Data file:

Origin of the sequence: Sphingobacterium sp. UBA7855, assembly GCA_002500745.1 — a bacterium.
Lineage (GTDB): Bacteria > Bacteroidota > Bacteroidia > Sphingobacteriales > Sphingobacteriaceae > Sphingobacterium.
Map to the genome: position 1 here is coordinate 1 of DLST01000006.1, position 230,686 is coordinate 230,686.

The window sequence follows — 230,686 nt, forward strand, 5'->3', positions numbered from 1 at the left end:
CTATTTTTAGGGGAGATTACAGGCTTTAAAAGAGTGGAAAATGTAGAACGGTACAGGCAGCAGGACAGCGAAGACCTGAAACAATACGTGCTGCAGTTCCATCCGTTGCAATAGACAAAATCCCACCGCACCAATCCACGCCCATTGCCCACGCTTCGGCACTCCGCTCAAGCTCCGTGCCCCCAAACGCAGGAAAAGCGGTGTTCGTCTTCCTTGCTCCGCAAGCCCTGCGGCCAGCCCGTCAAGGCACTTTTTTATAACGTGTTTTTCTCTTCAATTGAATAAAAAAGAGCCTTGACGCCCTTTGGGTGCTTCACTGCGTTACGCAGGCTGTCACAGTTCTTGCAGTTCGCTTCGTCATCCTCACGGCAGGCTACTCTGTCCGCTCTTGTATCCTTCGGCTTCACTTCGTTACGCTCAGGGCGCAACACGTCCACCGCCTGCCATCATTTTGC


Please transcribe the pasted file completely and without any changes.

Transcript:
Origin of the sequence: Sphingobacterium sp. UBA7855, assembly GCA_002500745.1 — a bacterium.
Lineage (GTDB): Bacteria > Bacteroidota > Bacteroidia > Sphingobacteriales > Sphingobacteriaceae > Sphingobacterium.
Map to the genome: position 1 here is coordinate 1 of DLST01000006.1, position 230,686 is coordinate 230,686.

The window sequence follows — 230,686 nt, forward strand, 5'->3', positions numbered from 1 at the left end:
CTATTTTTAGGGGAGATTACAGGCTTTAAAAGAGTGGAAAATGTAGAACGGTACAGGCAGCAGGACAGCGAAGACCTGAAACAATACGTGCTGCAGTTCCATCCGTTGCAATAGACAAAATCCCACCGCACCAATCCACGCCCATTGCCCACGCTTCGGCACTCCGCTCAAGCTCCGTGCCCCCAAACGCAGGAAAAGCGGTGTTCGTCTTCCTTGCTCCGCAAGCCCTGCGGCCAGCCCGTCAAGGCACTTTTTTATAACGTGTTTTTCTCTTCAATTGAATAAAAAAGAGCCTTGACGCCCTTTGGGTGCTTCACTGCGTTACGCAGGCTGTCACAGTTCTTGCAGTTCGCTTCGTCATCCTCACGGCAGGCTACTCTGTCCGCTCTTGTATCCTTCGGCTTCACTTCGTTACGCTCAGGGCGCAACACGTCCACCGCCTGCCATCATTTTGC